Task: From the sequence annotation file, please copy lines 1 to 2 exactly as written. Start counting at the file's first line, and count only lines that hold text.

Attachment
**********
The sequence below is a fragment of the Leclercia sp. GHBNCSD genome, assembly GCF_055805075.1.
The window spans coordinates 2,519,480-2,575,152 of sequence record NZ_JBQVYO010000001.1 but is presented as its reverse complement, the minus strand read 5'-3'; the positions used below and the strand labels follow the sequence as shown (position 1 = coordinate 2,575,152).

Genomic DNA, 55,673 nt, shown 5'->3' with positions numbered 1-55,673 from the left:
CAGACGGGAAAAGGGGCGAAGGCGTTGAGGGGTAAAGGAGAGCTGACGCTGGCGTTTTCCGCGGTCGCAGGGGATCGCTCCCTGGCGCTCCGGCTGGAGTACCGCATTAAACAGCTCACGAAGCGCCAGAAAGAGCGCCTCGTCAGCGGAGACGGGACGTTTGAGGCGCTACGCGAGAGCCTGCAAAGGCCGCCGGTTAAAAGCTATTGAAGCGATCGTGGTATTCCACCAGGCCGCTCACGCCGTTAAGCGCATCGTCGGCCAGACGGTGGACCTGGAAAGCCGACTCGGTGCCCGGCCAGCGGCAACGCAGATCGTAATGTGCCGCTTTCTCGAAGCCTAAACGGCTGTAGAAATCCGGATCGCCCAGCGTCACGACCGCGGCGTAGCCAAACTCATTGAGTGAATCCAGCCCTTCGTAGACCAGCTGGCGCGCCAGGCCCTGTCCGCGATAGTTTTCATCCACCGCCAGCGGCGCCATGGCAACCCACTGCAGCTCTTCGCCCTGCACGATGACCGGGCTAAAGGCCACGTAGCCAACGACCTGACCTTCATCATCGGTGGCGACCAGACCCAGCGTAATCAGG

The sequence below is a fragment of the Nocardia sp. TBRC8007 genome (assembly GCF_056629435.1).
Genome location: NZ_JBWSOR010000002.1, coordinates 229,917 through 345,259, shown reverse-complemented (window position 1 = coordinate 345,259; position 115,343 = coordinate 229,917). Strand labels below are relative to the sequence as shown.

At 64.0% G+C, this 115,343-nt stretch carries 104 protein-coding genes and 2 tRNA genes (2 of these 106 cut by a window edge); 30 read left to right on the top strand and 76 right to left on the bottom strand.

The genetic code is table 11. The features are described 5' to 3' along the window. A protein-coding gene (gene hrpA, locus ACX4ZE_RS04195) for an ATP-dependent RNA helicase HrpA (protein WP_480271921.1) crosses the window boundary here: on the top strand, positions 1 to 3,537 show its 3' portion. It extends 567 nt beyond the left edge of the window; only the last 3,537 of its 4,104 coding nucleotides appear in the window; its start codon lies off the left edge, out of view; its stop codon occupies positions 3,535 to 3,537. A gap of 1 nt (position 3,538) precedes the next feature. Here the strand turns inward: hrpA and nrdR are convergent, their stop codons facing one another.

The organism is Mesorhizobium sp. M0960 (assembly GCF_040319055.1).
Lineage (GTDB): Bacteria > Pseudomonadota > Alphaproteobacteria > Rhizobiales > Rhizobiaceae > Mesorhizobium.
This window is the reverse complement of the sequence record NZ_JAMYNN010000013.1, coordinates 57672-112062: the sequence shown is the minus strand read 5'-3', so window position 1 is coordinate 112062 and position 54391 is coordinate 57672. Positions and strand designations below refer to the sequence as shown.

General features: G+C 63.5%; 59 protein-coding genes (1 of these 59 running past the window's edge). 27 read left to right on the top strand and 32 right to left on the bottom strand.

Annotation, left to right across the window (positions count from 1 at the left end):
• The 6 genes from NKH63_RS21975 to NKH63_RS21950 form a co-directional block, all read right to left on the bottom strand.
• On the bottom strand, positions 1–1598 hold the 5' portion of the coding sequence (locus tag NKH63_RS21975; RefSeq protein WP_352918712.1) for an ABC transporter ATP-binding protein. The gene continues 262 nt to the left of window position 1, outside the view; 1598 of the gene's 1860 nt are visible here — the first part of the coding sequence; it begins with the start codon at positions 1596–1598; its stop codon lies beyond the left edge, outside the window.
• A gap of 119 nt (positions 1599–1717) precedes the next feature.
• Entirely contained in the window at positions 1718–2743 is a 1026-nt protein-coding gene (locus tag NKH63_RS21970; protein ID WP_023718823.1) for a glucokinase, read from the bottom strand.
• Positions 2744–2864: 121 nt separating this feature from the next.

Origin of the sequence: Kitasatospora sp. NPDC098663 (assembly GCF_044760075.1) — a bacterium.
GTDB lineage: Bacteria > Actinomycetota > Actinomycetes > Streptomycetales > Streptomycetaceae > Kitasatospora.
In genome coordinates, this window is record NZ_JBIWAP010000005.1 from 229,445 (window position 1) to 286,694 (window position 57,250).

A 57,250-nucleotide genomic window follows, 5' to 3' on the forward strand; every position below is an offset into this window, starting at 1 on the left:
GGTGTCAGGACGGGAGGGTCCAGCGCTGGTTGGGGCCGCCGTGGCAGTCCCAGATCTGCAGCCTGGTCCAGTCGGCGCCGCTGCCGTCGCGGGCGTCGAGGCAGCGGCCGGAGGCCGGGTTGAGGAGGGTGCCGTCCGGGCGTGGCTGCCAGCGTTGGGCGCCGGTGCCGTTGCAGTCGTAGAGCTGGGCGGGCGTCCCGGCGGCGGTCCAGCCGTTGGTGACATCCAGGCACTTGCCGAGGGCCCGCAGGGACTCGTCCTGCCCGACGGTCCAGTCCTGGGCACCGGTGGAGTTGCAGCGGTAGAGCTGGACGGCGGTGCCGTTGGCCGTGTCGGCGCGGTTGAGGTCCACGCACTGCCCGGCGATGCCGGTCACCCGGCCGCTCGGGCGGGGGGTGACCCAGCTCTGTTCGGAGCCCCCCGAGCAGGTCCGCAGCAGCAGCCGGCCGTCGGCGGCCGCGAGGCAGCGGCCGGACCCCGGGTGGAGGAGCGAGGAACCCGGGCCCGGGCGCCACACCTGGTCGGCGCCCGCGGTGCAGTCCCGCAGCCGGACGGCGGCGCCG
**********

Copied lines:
The sequence below is a fragment of the Leclercia sp. GHBNCSD genome, assembly GCF_055805075.1.
The window spans coordinates 2,519,480-2,575,152 of sequence record NZ_JBQVYO010000001.1 but is presented as its reverse complement, the minus strand read 5'-3'; the positions used below and the strand labels follow the sequence as shown (position 1 = coordinate 2,575,152).